gap year in israel

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As soon as you have spent a short amount of time in Israel you will realise that wherever you go there are numerous reoccurring street names. Whether you are in a big city, a small moshav or anything in between, some names crop up time and time again.

In the centre of both Jerusalem and Tel Aviv you will find King George Street and close by Ben Yehuda Street. While there is no connection between the two figures, they are both extremely important in the history of the country.

The King George streets are of course named after King George V who ruled at the time of the Balfour Declaration in 1917 and was always highly supportive of the Jews. . The Jerusalem street was named in 1924 while the Tel Aviv street came about in 1935 in honour of the king’s silver jubilee. Jerusalem’s King George street was dedicated in honour of the seventh anniversary of the British conquest of Jerusalem under General Allenby. You can still see the plaque commemorating the event at the intersection of King George and Jaffa, and incidentally, this is also the site of Jerusalem’s first traffic light.

Israel’s Ben Yehuda Streets are named after Eliezer Ben Yehuda, the driving force behind the revival of the Hebrew language. You are sure to learn about Ben Yehuda during your gap year in Israel but in short, in the nineteenth-century he decided that reviving the Hebrew language was an essential part of the Zionist dream and dedicated his life to doing so. Ben Yehuda moved to Jerusalem in 1881, when he was 23 years old, where he became a major figure in the establishment of the Committee of the Hebrew Language.

However, neither of these figures are the inspiration behind Israel’s most common street name, that honour goes to Ze’ev Jabotinsky, the founder and leader of the Irgun and Revisionist Zionism movement. Jabotinsky was instrumental in training Jewish fighting forces in Palestine and dedicated his life to establishing a Jewish state. Unfortunately, he died of a heart attack in 1940 while visiting a Jewish self-defence camp run by Betar in the United States (Betar was the youth wing of the Alliance of Revisionists-Zionists, a movement established by Jabotinsky in 1923).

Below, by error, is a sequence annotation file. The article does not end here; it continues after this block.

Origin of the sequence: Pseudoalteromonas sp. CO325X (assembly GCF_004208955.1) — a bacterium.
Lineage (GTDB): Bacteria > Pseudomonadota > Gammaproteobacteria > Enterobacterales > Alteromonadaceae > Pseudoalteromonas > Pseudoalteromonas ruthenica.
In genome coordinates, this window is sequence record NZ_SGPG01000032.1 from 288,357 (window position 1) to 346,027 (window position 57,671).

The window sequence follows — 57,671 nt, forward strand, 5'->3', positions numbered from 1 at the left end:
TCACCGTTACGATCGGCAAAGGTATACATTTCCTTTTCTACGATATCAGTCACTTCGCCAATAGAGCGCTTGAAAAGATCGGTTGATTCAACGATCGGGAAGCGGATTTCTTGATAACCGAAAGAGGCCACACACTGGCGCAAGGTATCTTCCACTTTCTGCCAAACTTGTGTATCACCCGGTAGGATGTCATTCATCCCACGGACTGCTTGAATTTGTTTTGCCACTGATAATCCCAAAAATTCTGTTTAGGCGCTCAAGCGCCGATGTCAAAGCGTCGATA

Another very common street name is Tchernichovsky, named after the poet Shaul Tchernichovsky. He was a Russian doctor and poet who moved to Palestine in 1931 and while working as a doctor produced a huge amount of poetry. He was twice awarded the Biallik Prize for Literature and to this day he is considered one of Israel’s great poets. In fact, a few years ago he was chosen as one of the four great Israeli poets whose faces would be placed on Israel’s currency.

There are of course many other very common street names in Israel, such as David Ben-Gurion, Theodor Herzl, Golda Meir and so on. While on your gap year try and pay attention to all these names as through them you can gain a fantastic insight into those responsible for making Israel into the country it is today.